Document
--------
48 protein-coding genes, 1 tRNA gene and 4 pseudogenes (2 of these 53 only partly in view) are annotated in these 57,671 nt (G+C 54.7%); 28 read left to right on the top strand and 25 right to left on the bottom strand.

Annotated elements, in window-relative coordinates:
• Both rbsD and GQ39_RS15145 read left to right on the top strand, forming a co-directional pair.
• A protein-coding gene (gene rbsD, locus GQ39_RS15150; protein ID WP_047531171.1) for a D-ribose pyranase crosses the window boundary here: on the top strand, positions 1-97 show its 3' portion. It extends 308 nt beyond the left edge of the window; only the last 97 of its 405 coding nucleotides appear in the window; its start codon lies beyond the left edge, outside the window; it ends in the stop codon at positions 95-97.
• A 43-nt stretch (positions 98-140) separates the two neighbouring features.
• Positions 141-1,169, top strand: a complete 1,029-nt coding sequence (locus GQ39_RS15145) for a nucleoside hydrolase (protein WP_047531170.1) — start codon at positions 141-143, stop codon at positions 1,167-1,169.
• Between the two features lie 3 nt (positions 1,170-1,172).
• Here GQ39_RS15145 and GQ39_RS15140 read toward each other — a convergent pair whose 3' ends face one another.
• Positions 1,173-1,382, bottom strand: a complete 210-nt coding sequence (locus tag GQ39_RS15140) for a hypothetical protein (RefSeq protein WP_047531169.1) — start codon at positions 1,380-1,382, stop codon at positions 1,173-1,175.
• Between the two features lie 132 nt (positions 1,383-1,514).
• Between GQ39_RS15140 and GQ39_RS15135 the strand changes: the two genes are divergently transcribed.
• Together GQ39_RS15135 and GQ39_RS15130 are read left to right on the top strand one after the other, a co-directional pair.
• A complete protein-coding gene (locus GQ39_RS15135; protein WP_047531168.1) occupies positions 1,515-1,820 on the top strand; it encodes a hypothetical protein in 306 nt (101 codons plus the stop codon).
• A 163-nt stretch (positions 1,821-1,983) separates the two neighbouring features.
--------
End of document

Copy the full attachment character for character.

48 protein-coding genes, 1 tRNA gene and 4 pseudogenes (2 of these 53 only partly in view) are annotated in these 57,671 nt (G+C 54.7%); 28 read left to right on the top strand and 25 right to left on the bottom strand.

Annotated elements, in window-relative coordinates:
• Both rbsD and GQ39_RS15145 read left to right on the top strand, forming a co-directional pair.
• A protein-coding gene (gene rbsD, locus GQ39_RS15150; protein ID WP_047531171.1) for a D-ribose pyranase crosses the window boundary here: on the top strand, positions 1-97 show its 3' portion. It extends 308 nt beyond the left edge of the window; only the last 97 of its 405 coding nucleotides appear in the window; its start codon lies beyond the left edge, outside the window; it ends in the stop codon at positions 95-97.
• A 43-nt stretch (positions 98-140) separates the two neighbouring features.
• Positions 141-1,169, top strand: a complete 1,029-nt coding sequence (locus GQ39_RS15145) for a nucleoside hydrolase (protein WP_047531170.1) — start codon at positions 141-143, stop codon at positions 1,167-1,169.
• Between the two features lie 3 nt (positions 1,170-1,172).
• Here GQ39_RS15145 and GQ39_RS15140 read toward each other — a convergent pair whose 3' ends face one another.
• Positions 1,173-1,382, bottom strand: a complete 210-nt coding sequence (locus tag GQ39_RS15140) for a hypothetical protein (RefSeq protein WP_047531169.1) — start codon at positions 1,380-1,382, stop codon at positions 1,173-1,175.
• Between the two features lie 132 nt (positions 1,383-1,514).
• Between GQ39_RS15140 and GQ39_RS15135 the strand changes: the two genes are divergently transcribed.
• Together GQ39_RS15135 and GQ39_RS15130 are read left to right on the top strand one after the other, a co-directional pair.
• A complete protein-coding gene (locus GQ39_RS15135; protein WP_047531168.1) occupies positions 1,515-1,820 on the top strand; it encodes a hypothetical protein in 306 nt (101 codons plus the stop codon).
• A 163-nt stretch (positions 1,821-1,983) separates the two neighbouring features.